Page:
Nov 29, 2010
LONDON - KING Abdullah of Saudi Arabia has repeatedly urged the United States to attack Iran to destroy its nuclear program, Britain's Guardian newspaper reported on its website on Sunday.
The Guardian is one of a number of newspapers to have had access to US diplomatic cables ahead of their publication on whistle-blowing website WikiLeaks.
Referring to US diplomatic cables, the Guardian said that other Arab allies have secretly agitated for military action against Teheran over its disputed nuclear program. The Saudi king was recorded as having 'frequently exhorted the US to attack Iran to put an end to its nuclear weapons program,' one cable stated, according to the Guardian.
'He told you (Americans) to cut off the head of the snake,' the Saudi ambassador to Washington, Adel al-Jubeir said, according to a report of a meeting between Abdullah and US general David Petraeus in April 2008. -- REUTERS
Nov 29, 2010
US diplomats spied on dignitaries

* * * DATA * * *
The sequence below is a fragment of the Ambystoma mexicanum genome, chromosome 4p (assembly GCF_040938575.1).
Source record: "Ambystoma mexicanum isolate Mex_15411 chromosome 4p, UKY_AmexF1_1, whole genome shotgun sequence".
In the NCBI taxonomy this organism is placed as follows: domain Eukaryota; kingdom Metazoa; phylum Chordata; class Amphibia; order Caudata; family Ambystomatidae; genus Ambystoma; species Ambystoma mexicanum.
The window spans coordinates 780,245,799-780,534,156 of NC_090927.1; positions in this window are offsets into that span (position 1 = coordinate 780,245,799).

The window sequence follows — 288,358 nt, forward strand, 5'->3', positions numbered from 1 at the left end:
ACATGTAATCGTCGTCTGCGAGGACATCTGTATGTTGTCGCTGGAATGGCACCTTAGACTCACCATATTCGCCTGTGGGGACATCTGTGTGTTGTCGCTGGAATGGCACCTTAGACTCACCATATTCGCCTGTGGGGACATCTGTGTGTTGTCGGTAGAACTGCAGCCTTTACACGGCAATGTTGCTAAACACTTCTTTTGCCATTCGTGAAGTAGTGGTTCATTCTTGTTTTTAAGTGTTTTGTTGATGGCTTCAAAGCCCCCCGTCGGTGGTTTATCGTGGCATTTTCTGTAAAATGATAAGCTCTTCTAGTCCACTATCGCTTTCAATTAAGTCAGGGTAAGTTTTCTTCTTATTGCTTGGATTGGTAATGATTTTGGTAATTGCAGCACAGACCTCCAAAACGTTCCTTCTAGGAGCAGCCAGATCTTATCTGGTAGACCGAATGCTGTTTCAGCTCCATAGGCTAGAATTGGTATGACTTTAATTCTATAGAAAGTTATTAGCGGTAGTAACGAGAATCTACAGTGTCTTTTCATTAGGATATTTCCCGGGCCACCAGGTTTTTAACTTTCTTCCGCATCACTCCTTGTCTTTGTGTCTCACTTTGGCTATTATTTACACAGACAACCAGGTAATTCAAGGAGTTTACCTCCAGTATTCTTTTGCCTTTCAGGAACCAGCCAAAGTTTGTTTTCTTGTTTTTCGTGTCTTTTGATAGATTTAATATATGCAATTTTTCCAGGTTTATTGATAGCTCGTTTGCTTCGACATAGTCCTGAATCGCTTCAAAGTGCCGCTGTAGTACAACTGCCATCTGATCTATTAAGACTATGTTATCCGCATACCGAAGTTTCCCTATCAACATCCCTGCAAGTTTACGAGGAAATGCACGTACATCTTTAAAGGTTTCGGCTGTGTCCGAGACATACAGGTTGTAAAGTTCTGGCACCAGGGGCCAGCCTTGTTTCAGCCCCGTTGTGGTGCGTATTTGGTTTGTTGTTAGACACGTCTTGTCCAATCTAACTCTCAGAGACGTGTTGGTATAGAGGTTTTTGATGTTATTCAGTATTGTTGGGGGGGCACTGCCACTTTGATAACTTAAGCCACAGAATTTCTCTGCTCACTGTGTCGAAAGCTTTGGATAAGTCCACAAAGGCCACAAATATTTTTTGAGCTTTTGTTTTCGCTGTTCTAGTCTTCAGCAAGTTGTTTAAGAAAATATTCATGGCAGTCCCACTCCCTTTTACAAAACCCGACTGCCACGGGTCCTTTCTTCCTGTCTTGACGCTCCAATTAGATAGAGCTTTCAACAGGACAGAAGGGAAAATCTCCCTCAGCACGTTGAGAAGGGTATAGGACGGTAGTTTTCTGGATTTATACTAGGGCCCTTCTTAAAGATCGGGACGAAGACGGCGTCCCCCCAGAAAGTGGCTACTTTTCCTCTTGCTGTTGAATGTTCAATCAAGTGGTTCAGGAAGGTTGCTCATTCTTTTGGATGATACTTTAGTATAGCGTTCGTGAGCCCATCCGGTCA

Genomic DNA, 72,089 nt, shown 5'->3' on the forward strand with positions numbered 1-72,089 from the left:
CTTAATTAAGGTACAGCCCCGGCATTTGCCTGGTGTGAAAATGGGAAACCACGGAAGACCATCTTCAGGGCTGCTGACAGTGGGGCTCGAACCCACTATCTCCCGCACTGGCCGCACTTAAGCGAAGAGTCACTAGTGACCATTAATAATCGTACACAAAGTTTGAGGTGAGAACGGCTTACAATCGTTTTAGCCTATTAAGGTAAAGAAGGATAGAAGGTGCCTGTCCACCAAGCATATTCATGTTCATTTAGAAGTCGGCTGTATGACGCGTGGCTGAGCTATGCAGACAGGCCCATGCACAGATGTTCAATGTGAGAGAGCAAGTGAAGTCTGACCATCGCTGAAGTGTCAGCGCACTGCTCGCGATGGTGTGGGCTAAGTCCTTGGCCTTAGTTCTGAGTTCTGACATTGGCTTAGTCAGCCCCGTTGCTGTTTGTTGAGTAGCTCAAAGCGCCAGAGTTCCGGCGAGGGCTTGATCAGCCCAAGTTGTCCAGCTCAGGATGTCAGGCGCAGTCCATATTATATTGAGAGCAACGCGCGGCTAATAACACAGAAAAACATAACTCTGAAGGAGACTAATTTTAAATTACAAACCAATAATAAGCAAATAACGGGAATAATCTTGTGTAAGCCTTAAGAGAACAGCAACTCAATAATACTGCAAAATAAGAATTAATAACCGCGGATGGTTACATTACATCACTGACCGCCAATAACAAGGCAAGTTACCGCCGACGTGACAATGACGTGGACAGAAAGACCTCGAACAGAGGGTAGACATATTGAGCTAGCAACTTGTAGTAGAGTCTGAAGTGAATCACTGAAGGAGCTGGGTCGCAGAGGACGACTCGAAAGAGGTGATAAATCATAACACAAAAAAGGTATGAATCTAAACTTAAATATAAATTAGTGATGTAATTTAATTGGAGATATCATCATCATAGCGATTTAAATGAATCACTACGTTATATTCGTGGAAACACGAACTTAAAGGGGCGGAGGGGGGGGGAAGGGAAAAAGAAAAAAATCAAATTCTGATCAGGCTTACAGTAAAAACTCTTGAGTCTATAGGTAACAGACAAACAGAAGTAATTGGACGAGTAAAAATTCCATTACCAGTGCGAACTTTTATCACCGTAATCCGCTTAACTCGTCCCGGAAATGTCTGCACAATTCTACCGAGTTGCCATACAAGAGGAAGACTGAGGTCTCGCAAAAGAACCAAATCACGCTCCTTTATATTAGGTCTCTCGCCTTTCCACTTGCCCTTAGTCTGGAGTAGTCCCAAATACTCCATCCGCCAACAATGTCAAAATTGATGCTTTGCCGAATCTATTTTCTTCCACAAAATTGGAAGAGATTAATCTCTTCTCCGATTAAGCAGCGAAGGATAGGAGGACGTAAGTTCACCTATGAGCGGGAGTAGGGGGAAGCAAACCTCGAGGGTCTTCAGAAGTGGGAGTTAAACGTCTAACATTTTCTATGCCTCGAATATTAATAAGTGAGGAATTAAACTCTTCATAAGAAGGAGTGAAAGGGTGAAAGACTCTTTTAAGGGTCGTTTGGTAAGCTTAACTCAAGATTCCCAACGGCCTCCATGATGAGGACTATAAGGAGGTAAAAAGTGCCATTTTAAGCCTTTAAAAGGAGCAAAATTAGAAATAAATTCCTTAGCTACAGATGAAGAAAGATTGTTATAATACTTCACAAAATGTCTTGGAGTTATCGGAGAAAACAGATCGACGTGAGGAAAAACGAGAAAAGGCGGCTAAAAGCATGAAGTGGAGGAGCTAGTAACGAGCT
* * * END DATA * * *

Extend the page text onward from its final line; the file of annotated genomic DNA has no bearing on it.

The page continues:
WASHINGTON - THE United States has ordered its diplomats to play a larger intelligence role by performing espionage work like obtaining the credit card and frequent flyer numbers of foreign dignitaries, according to leaked US documents published on Sunday.
Secret cables - leaked by the whistleblower website WikiLeaks and published in newspapers including the New York Times and The Guardian in Britain - reveal that US State Department personnel are asked to glean highly personal information from UN officials and key players from countries around the world.
The cables alluding to work usually associated with the Central Intelligence Agency and other spy bodies were sent to embassies in Africa, the Middle East, eastern Europe, Latin America and the US mission to the United Nations.
For example, a classified directive sent to US diplomats under US Secretary of State Hillary Clinton's name in July last year sought technical details about the communications systems used by top UN officials, The Guardian said.
These included passwords and personal encryption keys used in private and commercial networks for official communications, it reported.
The New York Times said that one cable signed by Clinton sought 'biographic and biometric information on ranking North Korean diplomats' from US diplomats at the US mission to the United Nations in New York. -- AFP